Give Page Builder Sandwich a try to see what I’m talking about :slight_smile:

(Ben) #8

Your plugin looks quite interesting - hadn’t seen it before. Thanks for the tip.

Out of interest have you seen the Shortcake plugin? It’s now a featured plugin so has the potential to be added to core one day. It works in a very similar way to your plugin.

There’s info on shortcake here: http://wptavern.com/shortcake-is-now-a-wordpress-feature-plugin

(Benjamin Intal) #9

@BinaryMoon Yup, we’re using it inside Sandwich and we’re also contributing to it :slight_smile:

Shortcake by itself is only a portion of Sandwich, but what’s great is that any shortcake-shortcode would be auto-supported by the page builder.

(Ben) #10

Ah - nice. Didn’t realise it made use of Shortcake. That’s even cooler then (and explains the similarities :)).

I totally agree with you that this form of Shortcodes is the future for page builders (at least as far as I require) - and being part of core means it will work nicely if/ when we get front end editing added to core.

I have a shortcode plugin that I worked on a while ago (and use on my personal site) that adds columns and other Medium style boxes/ quotes and I had been planning to wait for Shortcake support before publishing it. Will have to check out your plugin since it seems to do a lot of what I want to use! :smile:

(Benjamin Intal) #11

@BinaryMoon that would be great! Let me know what you think of it :slight_smile:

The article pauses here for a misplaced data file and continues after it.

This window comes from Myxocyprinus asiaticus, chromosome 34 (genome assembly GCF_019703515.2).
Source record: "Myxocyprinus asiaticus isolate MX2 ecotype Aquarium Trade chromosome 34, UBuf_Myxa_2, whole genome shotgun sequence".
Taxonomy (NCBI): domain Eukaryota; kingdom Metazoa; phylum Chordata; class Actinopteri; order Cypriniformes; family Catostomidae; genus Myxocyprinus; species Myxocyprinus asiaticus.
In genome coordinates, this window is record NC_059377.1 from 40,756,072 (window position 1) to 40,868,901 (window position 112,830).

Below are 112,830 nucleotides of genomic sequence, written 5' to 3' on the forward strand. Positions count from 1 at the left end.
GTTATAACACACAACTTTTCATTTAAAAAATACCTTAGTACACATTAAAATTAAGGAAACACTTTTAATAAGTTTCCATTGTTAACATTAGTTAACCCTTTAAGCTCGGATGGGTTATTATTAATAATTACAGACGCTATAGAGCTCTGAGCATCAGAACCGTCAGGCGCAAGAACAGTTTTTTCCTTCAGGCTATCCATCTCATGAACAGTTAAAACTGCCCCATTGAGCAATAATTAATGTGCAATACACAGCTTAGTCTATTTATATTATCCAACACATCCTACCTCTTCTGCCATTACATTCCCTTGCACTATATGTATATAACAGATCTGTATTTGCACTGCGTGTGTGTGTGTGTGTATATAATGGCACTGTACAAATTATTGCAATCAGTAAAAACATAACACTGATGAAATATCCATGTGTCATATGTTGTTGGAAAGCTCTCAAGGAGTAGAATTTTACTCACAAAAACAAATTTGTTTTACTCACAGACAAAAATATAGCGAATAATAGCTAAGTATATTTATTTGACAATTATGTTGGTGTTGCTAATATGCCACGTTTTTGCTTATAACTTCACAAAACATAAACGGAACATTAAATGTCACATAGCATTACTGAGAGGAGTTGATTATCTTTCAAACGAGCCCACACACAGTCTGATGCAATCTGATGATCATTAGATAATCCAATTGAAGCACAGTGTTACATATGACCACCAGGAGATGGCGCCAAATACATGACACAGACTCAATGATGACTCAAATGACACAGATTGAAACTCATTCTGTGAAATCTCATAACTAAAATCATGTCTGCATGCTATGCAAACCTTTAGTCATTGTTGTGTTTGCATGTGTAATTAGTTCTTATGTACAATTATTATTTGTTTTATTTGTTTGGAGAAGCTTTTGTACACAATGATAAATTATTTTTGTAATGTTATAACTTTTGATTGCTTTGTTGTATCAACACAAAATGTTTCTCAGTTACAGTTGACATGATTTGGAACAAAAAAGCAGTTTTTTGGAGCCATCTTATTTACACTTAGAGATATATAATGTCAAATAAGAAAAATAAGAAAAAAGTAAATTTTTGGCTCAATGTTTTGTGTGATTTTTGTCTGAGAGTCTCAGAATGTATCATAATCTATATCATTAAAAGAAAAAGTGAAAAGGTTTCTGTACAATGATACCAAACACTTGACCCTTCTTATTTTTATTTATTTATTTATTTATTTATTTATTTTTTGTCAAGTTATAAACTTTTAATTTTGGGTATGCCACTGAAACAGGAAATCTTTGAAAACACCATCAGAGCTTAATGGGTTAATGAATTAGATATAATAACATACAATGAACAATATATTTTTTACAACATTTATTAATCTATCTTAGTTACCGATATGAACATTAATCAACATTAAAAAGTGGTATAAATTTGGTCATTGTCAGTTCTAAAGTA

OT: I wanna make it extensible so if you’re interested in something like that let me know too :smile:

(Dan Knauss) #12

I’d like to have a both/and option. If I have to choose one, I prefer safer and slower, tried and true stuff that once was hot but now is taken for granted.

I think the pace of core development is pretty fast, all things considered, but the proliferation of “builders” does respond to a real deficit. I am sure one or more of them will influence core (and vice versa) until that deficit is a thing of the past, but the problem today is deciding what to use right now with so many options.

I’m attracted to a few of the new “builders” that are built and backed like they’re here for the long run. I don’t value them as hot or cutting edge; I value them for making WordPress more useful, usable, efficient, and versatile. I dislike but am less concerned about the UX fragmentation you describe than the prospect of adopting something that doesn’t hold up a year or two down the road.